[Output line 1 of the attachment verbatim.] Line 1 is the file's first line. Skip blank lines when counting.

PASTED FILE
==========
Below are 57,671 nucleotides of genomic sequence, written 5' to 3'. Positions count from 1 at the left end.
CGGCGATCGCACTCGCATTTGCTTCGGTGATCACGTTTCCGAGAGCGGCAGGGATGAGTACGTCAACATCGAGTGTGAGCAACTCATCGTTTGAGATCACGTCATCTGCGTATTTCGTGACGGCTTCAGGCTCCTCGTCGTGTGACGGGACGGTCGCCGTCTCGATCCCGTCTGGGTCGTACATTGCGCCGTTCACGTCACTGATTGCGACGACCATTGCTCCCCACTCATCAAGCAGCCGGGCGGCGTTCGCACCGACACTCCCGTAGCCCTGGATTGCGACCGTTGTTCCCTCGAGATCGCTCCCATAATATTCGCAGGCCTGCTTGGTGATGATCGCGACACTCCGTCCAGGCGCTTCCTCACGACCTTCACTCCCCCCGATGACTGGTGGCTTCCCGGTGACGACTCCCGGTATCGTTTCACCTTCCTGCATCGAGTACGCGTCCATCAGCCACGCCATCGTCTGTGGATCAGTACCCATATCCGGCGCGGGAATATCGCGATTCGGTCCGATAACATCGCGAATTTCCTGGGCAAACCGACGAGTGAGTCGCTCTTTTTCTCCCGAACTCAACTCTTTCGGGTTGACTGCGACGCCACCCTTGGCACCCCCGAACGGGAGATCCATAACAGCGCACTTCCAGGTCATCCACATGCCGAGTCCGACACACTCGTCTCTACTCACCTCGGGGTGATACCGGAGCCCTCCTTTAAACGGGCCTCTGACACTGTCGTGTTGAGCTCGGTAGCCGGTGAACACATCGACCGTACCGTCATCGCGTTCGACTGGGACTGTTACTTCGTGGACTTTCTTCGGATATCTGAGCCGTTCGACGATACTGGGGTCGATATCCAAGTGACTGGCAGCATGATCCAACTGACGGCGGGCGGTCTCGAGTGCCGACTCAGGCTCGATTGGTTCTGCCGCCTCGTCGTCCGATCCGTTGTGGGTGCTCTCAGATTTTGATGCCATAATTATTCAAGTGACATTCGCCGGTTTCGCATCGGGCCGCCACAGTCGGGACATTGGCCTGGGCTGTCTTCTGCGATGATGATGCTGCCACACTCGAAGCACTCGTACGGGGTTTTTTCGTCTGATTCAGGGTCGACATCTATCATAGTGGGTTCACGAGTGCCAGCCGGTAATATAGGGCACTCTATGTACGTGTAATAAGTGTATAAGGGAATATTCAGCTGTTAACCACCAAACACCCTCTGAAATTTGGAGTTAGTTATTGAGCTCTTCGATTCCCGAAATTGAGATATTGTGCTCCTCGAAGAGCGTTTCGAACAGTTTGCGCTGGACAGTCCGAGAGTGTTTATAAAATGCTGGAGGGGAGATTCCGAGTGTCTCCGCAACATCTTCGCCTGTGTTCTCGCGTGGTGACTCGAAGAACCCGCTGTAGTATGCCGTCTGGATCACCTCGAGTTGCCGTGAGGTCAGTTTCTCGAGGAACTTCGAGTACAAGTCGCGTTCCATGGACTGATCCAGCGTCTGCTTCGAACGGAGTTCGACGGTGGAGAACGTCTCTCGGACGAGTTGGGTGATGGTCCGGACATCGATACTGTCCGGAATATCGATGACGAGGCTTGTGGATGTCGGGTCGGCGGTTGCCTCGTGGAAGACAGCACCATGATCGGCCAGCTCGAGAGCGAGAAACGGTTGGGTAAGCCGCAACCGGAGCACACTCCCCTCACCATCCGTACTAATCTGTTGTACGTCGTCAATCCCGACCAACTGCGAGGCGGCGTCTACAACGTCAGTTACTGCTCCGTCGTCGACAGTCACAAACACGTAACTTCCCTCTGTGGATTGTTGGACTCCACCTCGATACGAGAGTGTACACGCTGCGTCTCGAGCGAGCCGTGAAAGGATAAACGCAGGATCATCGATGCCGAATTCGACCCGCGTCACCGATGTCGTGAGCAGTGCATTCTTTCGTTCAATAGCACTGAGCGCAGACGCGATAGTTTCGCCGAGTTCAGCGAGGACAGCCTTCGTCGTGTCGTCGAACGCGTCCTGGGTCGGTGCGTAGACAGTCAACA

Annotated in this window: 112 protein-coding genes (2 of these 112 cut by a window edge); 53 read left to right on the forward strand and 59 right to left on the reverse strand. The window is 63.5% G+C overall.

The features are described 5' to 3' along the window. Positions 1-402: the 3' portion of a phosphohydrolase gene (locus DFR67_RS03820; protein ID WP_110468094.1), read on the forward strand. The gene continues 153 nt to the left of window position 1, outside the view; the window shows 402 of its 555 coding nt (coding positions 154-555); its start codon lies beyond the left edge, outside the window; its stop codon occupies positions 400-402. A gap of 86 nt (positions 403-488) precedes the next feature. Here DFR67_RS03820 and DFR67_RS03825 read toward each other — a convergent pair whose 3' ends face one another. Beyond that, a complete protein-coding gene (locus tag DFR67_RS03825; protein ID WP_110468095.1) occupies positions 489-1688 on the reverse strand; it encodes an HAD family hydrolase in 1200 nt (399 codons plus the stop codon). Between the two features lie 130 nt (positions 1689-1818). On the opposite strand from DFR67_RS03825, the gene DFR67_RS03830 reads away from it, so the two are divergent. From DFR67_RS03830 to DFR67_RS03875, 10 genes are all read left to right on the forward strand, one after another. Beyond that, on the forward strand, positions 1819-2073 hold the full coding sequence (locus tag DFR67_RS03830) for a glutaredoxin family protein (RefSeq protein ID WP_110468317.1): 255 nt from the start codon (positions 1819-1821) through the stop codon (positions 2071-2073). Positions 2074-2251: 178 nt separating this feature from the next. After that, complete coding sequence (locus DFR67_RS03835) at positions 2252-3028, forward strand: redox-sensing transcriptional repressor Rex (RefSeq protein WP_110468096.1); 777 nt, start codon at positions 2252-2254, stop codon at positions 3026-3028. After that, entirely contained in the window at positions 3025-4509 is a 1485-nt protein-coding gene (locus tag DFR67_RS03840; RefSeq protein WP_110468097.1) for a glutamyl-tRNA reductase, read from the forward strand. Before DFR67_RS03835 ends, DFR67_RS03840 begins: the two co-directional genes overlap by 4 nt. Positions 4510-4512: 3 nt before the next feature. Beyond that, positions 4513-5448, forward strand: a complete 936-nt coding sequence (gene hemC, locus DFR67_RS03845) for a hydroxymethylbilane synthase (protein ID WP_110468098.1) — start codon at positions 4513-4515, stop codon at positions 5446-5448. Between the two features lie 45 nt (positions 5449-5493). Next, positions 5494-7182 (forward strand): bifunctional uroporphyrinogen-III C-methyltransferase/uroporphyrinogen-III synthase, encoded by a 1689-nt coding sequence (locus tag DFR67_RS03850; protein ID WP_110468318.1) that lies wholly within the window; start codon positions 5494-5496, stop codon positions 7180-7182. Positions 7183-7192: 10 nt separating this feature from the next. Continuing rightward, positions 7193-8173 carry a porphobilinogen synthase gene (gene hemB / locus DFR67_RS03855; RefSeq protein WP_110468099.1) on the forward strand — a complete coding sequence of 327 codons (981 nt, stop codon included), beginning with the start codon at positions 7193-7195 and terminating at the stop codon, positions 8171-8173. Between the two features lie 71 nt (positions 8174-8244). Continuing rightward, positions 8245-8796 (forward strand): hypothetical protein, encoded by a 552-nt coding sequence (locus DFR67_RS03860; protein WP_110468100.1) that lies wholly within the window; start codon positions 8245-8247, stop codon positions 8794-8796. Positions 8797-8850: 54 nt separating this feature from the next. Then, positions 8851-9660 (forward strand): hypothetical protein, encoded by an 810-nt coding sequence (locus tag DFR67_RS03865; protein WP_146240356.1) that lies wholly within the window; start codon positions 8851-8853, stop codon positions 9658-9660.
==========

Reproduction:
Below are 57,671 nucleotides of genomic sequence, written 5' to 3'. Positions count from 1 at the left end.